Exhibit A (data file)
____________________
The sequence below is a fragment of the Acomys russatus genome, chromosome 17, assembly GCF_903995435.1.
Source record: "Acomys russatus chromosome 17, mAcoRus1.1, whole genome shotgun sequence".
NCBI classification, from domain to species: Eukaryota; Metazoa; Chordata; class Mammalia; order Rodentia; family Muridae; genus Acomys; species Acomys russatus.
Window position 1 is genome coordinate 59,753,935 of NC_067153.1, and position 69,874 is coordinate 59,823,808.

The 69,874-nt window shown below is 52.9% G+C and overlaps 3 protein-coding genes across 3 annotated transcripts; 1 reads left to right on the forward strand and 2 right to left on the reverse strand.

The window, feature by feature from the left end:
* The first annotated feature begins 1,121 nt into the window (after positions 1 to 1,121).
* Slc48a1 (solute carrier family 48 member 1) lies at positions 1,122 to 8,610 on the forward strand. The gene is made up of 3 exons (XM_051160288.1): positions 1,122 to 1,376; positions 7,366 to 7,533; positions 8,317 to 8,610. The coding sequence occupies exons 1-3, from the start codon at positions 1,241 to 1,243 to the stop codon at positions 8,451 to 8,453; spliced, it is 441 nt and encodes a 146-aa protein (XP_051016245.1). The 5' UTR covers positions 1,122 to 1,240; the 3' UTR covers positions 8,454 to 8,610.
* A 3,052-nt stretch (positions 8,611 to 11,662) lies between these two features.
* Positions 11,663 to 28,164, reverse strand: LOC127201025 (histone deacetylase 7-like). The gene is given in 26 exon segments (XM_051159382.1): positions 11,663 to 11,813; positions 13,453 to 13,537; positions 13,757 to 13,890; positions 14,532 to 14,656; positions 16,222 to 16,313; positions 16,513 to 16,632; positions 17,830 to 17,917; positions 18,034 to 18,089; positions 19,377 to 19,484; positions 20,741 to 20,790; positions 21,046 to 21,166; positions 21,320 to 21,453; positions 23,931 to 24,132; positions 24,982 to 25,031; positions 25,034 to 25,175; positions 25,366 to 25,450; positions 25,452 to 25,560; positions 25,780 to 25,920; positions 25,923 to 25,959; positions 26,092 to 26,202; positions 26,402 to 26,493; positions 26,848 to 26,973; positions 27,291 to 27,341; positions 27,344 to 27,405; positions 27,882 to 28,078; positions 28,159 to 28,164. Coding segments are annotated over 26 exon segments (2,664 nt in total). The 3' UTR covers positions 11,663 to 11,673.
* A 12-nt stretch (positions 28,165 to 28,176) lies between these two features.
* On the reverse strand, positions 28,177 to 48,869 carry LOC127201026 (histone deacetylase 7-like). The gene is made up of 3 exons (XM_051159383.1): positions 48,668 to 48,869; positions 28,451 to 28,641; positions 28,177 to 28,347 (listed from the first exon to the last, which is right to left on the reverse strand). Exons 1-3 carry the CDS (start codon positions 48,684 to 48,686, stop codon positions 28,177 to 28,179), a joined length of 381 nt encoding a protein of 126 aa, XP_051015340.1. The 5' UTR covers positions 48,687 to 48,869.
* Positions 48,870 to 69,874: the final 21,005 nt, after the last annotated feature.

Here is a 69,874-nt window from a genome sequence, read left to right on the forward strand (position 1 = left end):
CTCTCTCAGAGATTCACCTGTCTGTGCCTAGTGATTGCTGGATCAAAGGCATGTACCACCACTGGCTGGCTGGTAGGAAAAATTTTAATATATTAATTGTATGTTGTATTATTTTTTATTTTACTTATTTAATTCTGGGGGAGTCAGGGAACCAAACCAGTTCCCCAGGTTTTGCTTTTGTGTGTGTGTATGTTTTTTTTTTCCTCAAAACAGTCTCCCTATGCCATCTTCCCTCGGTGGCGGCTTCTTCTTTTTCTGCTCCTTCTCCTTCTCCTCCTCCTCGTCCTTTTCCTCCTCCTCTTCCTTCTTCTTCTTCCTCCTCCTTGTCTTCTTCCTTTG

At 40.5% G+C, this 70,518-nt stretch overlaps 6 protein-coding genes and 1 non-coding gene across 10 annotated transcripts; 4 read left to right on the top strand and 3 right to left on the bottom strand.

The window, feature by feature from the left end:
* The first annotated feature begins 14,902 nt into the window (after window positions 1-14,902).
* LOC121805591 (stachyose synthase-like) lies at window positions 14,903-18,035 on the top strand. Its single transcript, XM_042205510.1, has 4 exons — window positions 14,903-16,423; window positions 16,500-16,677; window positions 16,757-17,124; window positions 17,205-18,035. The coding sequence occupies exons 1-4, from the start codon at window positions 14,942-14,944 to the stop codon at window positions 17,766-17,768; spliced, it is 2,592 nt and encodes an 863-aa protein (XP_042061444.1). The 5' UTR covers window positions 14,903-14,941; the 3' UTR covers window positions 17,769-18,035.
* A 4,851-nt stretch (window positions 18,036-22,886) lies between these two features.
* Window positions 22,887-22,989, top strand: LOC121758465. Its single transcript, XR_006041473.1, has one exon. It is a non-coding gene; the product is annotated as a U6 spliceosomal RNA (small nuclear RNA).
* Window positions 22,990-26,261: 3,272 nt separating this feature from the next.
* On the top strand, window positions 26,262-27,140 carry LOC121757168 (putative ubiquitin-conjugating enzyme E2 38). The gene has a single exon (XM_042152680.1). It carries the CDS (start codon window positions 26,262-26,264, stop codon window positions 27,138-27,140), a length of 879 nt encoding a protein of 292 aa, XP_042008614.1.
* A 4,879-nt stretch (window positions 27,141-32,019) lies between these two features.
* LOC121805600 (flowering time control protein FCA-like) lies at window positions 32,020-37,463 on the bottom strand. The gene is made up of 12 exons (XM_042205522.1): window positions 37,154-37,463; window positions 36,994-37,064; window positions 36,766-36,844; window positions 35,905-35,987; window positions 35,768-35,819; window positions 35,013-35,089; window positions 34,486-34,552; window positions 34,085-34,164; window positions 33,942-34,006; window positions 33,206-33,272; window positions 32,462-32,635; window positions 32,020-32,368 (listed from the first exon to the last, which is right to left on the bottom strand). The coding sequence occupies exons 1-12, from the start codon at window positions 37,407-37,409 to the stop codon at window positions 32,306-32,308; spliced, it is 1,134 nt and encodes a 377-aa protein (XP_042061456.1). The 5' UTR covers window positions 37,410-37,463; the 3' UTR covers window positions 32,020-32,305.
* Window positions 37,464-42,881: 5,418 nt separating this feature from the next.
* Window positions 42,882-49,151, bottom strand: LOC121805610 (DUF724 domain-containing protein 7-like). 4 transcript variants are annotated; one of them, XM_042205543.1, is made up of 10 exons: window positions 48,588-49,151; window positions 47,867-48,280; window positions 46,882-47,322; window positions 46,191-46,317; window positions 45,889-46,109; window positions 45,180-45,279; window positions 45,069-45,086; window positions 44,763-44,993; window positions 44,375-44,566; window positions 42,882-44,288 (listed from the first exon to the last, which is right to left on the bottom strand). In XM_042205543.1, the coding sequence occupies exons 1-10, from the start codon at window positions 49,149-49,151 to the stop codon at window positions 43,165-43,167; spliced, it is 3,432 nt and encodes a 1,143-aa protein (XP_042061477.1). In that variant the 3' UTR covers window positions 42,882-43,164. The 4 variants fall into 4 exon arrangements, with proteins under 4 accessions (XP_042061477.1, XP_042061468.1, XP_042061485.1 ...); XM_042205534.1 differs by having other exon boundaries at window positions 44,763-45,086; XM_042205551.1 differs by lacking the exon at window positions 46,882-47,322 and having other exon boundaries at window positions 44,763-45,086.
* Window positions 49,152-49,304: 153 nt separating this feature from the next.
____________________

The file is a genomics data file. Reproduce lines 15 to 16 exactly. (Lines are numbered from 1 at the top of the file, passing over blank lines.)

CTCTCTCAGAGATTCACCTGTCTGTGCCTAGTGATTGCTGGATCAAAGGCATGTACCACCACTGGCTGGCTGGTAGGAAAAATTTTAATATATTAATTGTATGTTGTATTATTTTTTATTTTACTTATTTAATTCTGGGGGAGTCAGGGAACCAAACCAGTTCCCCAGGTTTTGCTTTTGTGTGTGTGTATGTTTTTTTTTTCCTCAAAACAGTCTCCCTATGCCATCTTCCCTCGGTGGCGGCTTCTTCTTTTTCTGCTCCTTCTCCTTCTCCTCCTCCTCGTCCTTTTCCTCCTCCTCTTCCTTCTTCTTCTTCCTCCTCCTTGTCTTCTTCCTTTG

At 40.5% G+C, this 70,518-nt stretch overlaps 6 protein-coding genes and 1 non-coding gene across 10 annotated transcripts; 4 read left to right on the top strand and 3 right to left on the bottom strand.